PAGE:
This brochure is for the many people who may from time to time be responsible for a child with diabetes. It is designed to provide basic information about insulin-dependent (Type I or juvenile) diabetes so that you can feel comfortable with the child. Whether you are a teacher, a camp counselor, a baby sitter or a relative, you should realize that:
Diabetes is a chronic disease which impairs the body's ability to use food properly. In the insulin-dependent diabetic, the pancreas does not produce insulin, a hormone necessary to burn sugar and convert it to energy for the cells. Because the sugar in the blood can't be used, it builds up in the blood stream even while the body is starved for energy. A person with this type of diabetes must take one or more injections of insulin daily to stay alive.
Insulin, however, is not a cure. It is only a means of controlling the disease.
Diabetes control means keeping the level of sugar (glucose) in the blood as close to normal as possible. The three elements of diabetes control are:
The rule of thumb is: food makes the glucose level rise; exercise and insulin make the glucose level fall.
Diabetes control is a constant balancing act of these three factors. If the balance is thrown off, there is the danger of either of two diabetic emergencies: Hypoglycemia (low blood sugar--insulin reaction or insulin "shock") or hyperglycemia (high blood sugar).
Confusion and inattention
Lack of coordination
May seem intoxicated
Low blood sugar may be caused by eating too little food or not eating soon enough, too much exercise without eating, or too much insulin.
The child may need coaxing to eat. Within 10 minutes, the child should be feeling better, at which point you can give him or her some additional food and resume normal activities. If the child does not immediately respond, continue to administer sugar.
If the child does not improve in 10-15 minutes, call the parents of the physician. Continue to administer sugar.
Make sure the reaction has been taken care of before the child is left alone or allowed to go home.
Sugar in urine
Dry, hot skin
Blood test showing high sugar level
Fruity or wine-like order on breath
Heavy, labored breathing
Eventual stupor or unconsciousness
If you are unable to test the child's blood sugar and therefore aren't sure whether the child is suffering from high or low blood sugar, try giving some sugar-containing food or drink. This relatively small amount won't hurt. If there is no response in 10-15 minutes, the child needs medical attention.
Consistency is the key to diabetic control. Regular meals, regular exercise, regular insulin. In addition, the child will need to test his or her blood sugar level at various times of the day to determine food or insulin need.
Children with diabetes can eat the same healthy foods as other children. Only concentrated sweets (candy, frosting, syrups, etc.) are generally off-limits. The lunchroom manager should be aware of the child's restrictions, but usually the child is taught to select the right foods.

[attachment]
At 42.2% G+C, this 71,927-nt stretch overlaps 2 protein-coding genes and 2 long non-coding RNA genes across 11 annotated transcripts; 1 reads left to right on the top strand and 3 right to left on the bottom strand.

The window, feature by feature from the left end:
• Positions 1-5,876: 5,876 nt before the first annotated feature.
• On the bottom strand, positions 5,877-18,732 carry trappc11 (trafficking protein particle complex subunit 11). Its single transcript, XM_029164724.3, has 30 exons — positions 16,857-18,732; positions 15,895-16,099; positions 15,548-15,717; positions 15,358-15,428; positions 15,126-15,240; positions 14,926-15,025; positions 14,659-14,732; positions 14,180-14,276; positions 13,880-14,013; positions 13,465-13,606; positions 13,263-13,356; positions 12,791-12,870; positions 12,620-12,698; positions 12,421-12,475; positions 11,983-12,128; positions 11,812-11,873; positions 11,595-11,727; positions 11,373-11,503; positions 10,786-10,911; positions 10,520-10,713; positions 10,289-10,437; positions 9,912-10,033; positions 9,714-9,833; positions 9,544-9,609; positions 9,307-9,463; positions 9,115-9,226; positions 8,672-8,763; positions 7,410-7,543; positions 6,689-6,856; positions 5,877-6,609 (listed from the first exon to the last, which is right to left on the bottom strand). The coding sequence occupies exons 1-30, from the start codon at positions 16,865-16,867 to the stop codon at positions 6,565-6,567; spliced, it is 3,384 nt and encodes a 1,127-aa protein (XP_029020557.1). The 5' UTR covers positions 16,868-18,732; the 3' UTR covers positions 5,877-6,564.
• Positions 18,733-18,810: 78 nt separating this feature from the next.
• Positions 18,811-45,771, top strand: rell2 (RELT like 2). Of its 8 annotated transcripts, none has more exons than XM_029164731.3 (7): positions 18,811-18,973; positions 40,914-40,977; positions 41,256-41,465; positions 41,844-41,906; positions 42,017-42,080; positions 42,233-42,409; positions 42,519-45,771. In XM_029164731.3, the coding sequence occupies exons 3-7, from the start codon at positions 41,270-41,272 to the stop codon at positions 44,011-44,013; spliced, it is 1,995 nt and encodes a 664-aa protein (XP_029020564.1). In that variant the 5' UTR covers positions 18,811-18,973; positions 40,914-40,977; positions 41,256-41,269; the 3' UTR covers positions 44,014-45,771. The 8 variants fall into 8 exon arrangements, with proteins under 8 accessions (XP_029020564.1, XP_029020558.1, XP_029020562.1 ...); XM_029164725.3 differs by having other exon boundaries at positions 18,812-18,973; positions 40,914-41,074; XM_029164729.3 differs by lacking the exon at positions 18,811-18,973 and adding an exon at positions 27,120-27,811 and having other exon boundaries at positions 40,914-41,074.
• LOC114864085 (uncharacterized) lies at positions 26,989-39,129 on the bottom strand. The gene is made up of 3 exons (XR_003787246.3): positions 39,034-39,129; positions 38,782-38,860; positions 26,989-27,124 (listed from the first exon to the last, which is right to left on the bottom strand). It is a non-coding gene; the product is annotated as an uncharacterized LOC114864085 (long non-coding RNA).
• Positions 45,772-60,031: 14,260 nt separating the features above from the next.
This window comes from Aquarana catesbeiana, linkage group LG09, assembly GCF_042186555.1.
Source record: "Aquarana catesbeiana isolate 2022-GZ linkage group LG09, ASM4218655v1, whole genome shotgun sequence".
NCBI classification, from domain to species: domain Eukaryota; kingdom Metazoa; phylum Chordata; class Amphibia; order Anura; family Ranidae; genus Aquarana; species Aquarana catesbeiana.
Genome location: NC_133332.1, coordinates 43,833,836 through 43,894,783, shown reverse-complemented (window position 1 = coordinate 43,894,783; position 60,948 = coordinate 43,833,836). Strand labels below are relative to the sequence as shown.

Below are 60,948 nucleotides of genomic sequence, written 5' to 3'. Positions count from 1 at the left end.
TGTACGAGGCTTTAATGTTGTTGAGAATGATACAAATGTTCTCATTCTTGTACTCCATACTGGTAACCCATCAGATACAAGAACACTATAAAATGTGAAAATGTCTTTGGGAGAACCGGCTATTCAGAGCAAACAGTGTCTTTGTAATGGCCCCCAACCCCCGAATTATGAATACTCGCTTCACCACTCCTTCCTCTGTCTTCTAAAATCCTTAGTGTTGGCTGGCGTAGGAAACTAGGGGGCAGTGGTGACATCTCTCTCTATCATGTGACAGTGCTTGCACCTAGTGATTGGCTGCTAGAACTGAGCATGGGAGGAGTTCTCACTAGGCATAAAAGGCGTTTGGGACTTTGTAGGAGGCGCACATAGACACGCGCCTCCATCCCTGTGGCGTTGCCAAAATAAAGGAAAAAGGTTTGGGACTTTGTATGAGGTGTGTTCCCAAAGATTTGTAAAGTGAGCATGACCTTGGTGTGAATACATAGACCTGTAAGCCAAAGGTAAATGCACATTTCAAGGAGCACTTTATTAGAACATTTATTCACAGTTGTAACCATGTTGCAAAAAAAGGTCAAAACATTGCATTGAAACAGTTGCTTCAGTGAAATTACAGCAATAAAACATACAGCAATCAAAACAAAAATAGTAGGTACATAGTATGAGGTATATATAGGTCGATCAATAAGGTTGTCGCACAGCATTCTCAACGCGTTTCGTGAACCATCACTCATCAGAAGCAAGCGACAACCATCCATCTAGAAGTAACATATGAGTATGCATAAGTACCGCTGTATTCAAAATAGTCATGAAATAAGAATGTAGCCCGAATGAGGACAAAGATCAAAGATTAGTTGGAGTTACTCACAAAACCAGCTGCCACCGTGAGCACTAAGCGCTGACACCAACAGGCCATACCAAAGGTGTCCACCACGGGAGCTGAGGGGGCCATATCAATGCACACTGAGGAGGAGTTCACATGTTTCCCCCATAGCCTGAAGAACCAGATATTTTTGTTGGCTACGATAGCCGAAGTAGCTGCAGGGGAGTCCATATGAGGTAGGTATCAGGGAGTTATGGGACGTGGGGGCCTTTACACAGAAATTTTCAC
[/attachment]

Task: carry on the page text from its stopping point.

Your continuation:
A child with diabetes may require a mid-morning and/or mid-afternoon snack. It is vital that these and regular meals occur on time so that insulin usage is properly balanced; otherwise hypoglycemia may occur.
Diabetic children can participate in all kinds of active sports. However, since exercise burns up a lot of sugar, the child should have an extra snack of sugary food before planned strenuous exercise to avoid low blood sugar. As a rule, exercise should not be scheduled just before any regular meal.
Self blood glucose monitoring
Several times a day, before meals, a diabetic child may need to test his or her blood sugar. Usually this involves pricking the finger and putting a drop of blood on a chemically sensitive strip and then taking a blood sugar reading on a meter.
Have the parents fill out this form and keep with the child's records.
Name__________________________________________________ Address_______________________________________________ Parents' names________________________________________ ______________________________________________________ Father's phone: Home______________________________ Office____________________________ Mother's phone: Home______________________________ Office____________________________ Alternate person to call in emergency_________________ ______________________________________________________ Physician's name, address, phone______________________ ______________________________________________________ ______________________________________________________ Symptoms the child exhibits before an insulin reaction ______________________________________________________ Time of day reaction is most likely to occur__________ Most effective treatment______________________________ ______________________________________________________ Type of morning or afternoon snack____________________ Suggested "treats" for parties________________________ Parents will supply _______________________ for snacks Type of insulin used__________________________________ Shots per day/units per shot__________________________
Copyright © 1996 Juvenile Diabetes
Foundation International. ALL RIGHTS RESERVED.
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